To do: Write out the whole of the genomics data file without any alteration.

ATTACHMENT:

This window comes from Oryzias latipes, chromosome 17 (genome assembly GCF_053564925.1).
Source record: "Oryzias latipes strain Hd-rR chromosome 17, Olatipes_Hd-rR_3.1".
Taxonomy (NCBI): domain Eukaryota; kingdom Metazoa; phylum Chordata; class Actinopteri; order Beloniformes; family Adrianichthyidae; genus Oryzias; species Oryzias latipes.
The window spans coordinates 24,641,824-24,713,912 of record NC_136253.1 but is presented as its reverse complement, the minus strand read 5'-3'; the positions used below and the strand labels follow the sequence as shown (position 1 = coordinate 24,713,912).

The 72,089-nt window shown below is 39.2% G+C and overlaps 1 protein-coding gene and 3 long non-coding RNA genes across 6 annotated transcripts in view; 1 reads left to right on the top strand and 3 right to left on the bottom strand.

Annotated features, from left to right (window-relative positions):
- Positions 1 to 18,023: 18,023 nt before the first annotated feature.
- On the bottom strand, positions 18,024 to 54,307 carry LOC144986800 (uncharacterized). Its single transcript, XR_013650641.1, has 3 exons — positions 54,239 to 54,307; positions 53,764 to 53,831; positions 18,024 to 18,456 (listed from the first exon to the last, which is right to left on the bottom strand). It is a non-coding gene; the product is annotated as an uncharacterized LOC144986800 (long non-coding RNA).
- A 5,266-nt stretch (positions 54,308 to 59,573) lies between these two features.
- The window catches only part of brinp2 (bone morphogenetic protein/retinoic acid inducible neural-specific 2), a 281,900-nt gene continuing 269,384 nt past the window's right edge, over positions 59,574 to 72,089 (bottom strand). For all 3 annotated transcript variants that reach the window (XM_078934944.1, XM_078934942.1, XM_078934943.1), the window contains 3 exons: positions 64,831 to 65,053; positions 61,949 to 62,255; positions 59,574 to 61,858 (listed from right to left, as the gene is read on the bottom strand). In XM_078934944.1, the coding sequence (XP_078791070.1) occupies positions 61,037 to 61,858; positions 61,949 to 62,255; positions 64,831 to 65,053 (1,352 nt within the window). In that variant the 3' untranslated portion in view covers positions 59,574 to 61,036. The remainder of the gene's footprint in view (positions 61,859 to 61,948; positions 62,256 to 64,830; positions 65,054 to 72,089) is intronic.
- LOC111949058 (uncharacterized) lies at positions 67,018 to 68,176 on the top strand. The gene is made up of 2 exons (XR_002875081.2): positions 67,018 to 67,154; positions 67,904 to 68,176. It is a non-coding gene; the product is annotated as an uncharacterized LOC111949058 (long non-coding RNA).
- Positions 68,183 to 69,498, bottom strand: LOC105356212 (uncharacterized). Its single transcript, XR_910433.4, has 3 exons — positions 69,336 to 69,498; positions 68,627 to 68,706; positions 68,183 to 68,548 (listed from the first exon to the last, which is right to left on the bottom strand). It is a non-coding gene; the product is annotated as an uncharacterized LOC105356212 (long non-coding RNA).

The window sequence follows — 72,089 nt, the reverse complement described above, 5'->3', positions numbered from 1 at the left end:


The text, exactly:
This window comes from Oryzias latipes, chromosome 17 (genome assembly GCF_053564925.1).
Source record: "Oryzias latipes strain Hd-rR chromosome 17, Olatipes_Hd-rR_3.1".
Taxonomy (NCBI): domain Eukaryota; kingdom Metazoa; phylum Chordata; class Actinopteri; order Beloniformes; family Adrianichthyidae; genus Oryzias; species Oryzias latipes.
The window spans coordinates 24,641,824-24,713,912 of record NC_136253.1 but is presented as its reverse complement, the minus strand read 5'-3'; the positions used below and the strand labels follow the sequence as shown (position 1 = coordinate 24,713,912).

The 72,089-nt window shown below is 39.2% G+C and overlaps 1 protein-coding gene and 3 long non-coding RNA genes across 6 annotated transcripts in view; 1 reads left to right on the top strand and 3 right to left on the bottom strand.

Annotated features, from left to right (window-relative positions):
- Positions 1 to 18,023: 18,023 nt before the first annotated feature.
- On the bottom strand, positions 18,024 to 54,307 carry LOC144986800 (uncharacterized). Its single transcript, XR_013650641.1, has 3 exons — positions 54,239 to 54,307; positions 53,764 to 53,831; positions 18,024 to 18,456 (listed from the first exon to the last, which is right to left on the bottom strand). It is a non-coding gene; the product is annotated as an uncharacterized LOC144986800 (long non-coding RNA).
- A 5,266-nt stretch (positions 54,308 to 59,573) lies between these two features.
- The window catches only part of brinp2 (bone morphogenetic protein/retinoic acid inducible neural-specific 2), a 281,900-nt gene continuing 269,384 nt past the window's right edge, over positions 59,574 to 72,089 (bottom strand). For all 3 annotated transcript variants that reach the window (XM_078934944.1, XM_078934942.1, XM_078934943.1), the window contains 3 exons: positions 64,831 to 65,053; positions 61,949 to 62,255; positions 59,574 to 61,858 (listed from right to left, as the gene is read on the bottom strand). In XM_078934944.1, the coding sequence (XP_078791070.1) occupies positions 61,037 to 61,858; positions 61,949 to 62,255; positions 64,831 to 65,053 (1,352 nt within the window). In that variant the 3' untranslated portion in view covers positions 59,574 to 61,036. The remainder of the gene's footprint in view (positions 61,859 to 61,948; positions 62,256 to 64,830; positions 65,054 to 72,089) is intronic.
- LOC111949058 (uncharacterized) lies at positions 67,018 to 68,176 on the top strand. The gene is made up of 2 exons (XR_002875081.2): positions 67,018 to 67,154; positions 67,904 to 68,176. It is a non-coding gene; the product is annotated as an uncharacterized LOC111949058 (long non-coding RNA).
- Positions 68,183 to 69,498, bottom strand: LOC105356212 (uncharacterized). Its single transcript, XR_910433.4, has 3 exons — positions 69,336 to 69,498; positions 68,627 to 68,706; positions 68,183 to 68,548 (listed from the first exon to the last, which is right to left on the bottom strand). It is a non-coding gene; the product is annotated as an uncharacterized LOC105356212 (long non-coding RNA).

The window sequence follows — 72,089 nt, the reverse complement described above, 5'->3', positions numbered from 1 at the left end: